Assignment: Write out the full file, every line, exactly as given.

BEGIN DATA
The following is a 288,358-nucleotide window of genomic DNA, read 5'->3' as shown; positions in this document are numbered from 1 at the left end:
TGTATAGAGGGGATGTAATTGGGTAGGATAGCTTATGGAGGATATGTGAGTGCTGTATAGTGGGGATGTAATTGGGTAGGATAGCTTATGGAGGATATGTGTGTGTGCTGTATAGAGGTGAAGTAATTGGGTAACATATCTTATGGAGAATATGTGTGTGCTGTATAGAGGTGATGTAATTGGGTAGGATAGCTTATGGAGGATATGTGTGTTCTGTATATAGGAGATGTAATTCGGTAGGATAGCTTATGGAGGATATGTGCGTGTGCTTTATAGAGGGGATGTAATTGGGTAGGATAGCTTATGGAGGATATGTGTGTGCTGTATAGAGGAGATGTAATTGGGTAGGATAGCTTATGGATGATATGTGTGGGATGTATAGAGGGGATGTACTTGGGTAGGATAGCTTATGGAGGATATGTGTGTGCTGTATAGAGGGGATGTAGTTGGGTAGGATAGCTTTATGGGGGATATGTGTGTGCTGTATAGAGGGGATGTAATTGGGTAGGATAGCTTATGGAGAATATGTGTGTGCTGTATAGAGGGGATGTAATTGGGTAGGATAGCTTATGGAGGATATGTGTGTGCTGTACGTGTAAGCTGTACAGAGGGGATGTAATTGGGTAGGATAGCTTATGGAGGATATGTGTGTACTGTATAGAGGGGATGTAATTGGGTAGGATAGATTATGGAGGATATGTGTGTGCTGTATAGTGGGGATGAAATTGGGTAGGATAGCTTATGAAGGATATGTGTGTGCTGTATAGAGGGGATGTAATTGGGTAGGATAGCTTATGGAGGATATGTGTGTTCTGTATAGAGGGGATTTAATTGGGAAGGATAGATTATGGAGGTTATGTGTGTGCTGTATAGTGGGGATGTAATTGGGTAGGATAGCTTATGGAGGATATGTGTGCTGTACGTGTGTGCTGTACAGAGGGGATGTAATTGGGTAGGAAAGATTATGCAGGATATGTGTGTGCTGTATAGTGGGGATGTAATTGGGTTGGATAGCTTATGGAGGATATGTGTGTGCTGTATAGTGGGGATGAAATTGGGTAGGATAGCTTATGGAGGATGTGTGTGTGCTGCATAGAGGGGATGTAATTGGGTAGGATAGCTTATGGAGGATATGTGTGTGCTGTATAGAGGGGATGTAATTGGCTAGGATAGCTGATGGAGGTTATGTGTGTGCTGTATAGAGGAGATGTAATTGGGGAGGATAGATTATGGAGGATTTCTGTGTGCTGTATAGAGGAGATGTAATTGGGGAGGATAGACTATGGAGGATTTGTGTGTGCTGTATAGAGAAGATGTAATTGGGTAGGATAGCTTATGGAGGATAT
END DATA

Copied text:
The following is a 288,358-nucleotide window of genomic DNA, read 5'->3' as shown; positions in this document are numbered from 1 at the left end:
TGTATAGAGGGGATGTAATTGGGTAGGATAGCTTATGGAGGATATGTGAGTGCTGTATAGTGGGGATGTAATTGGGTAGGATAGCTTATGGAGGATATGTGTGTGTGCTGTATAGAGGTGAAGTAATTGGGTAACATATCTTATGGAGAATATGTGTGTGCTGTATAGAGGTGATGTAATTGGGTAGGATAGCTTATGGAGGATATGTGTGTTCTGTATATAGGAGATGTAATTCGGTAGGATAGCTTATGGAGGATATGTGCGTGTGCTTTATAGAGGGGATGTAATTGGGTAGGATAGCTTATGGAGGATATGTGTGTGCTGTATAGAGGAGATGTAATTGGGTAGGATAGCTTATGGATGATATGTGTGGGATGTATAGAGGGGATGTACTTGGGTAGGATAGCTTATGGAGGATATGTGTGTGCTGTATAGAGGGGATGTAGTTGGGTAGGATAGCTTTATGGGGGATATGTGTGTGCTGTATAGAGGGGATGTAATTGGGTAGGATAGCTTATGGAGAATATGTGTGTGCTGTATAGAGGGGATGTAATTGGGTAGGATAGCTTATGGAGGATATGTGTGTGCTGTACGTGTAAGCTGTACAGAGGGGATGTAATTGGGTAGGATAGCTTATGGAGGATATGTGTGTACTGTATAGAGGGGATGTAATTGGGTAGGATAGATTATGGAGGATATGTGTGTGCTGTATAGTGGGGATGAAATTGGGTAGGATAGCTTATGAAGGATATGTGTGTGCTGTATAGAGGGGATGTAATTGGGTAGGATAGCTTATGGAGGATATGTGTGTTCTGTATAGAGGGGATTTAATTGGGAAGGATAGATTATGGAGGTTATGTGTGTGCTGTATAGTGGGGATGTAATTGGGTAGGATAGCTTATGGAGGATATGTGTGCTGTACGTGTGTGCTGTACAGAGGGGATGTAATTGGGTAGGAAAGATTATGCAGGATATGTGTGTGCTGTATAGTGGGGATGTAATTGGGTTGGATAGCTTATGGAGGATATGTGTGTGCTGTATAGTGGGGATGAAATTGGGTAGGATAGCTTATGGAGGATGTGTGTGTGCTGCATAGAGGGGATGTAATTGGGTAGGATAGCTTATGGAGGATATGTGTGTGCTGTATAGAGGGGATGTAATTGGCTAGGATAGCTGATGGAGGTTATGTGTGTGCTGTATAGAGGAGATGTAATTGGGGAGGATAGATTATGGAGGATTTCTGTGTGCTGTATAGAGGAGATGTAATTGGGGAGGATAGACTATGGAGGATTTGTGTGTGCTGTATAGAGAAGATGTAATTGGGTAGGATAGCTTATGGAGGATAT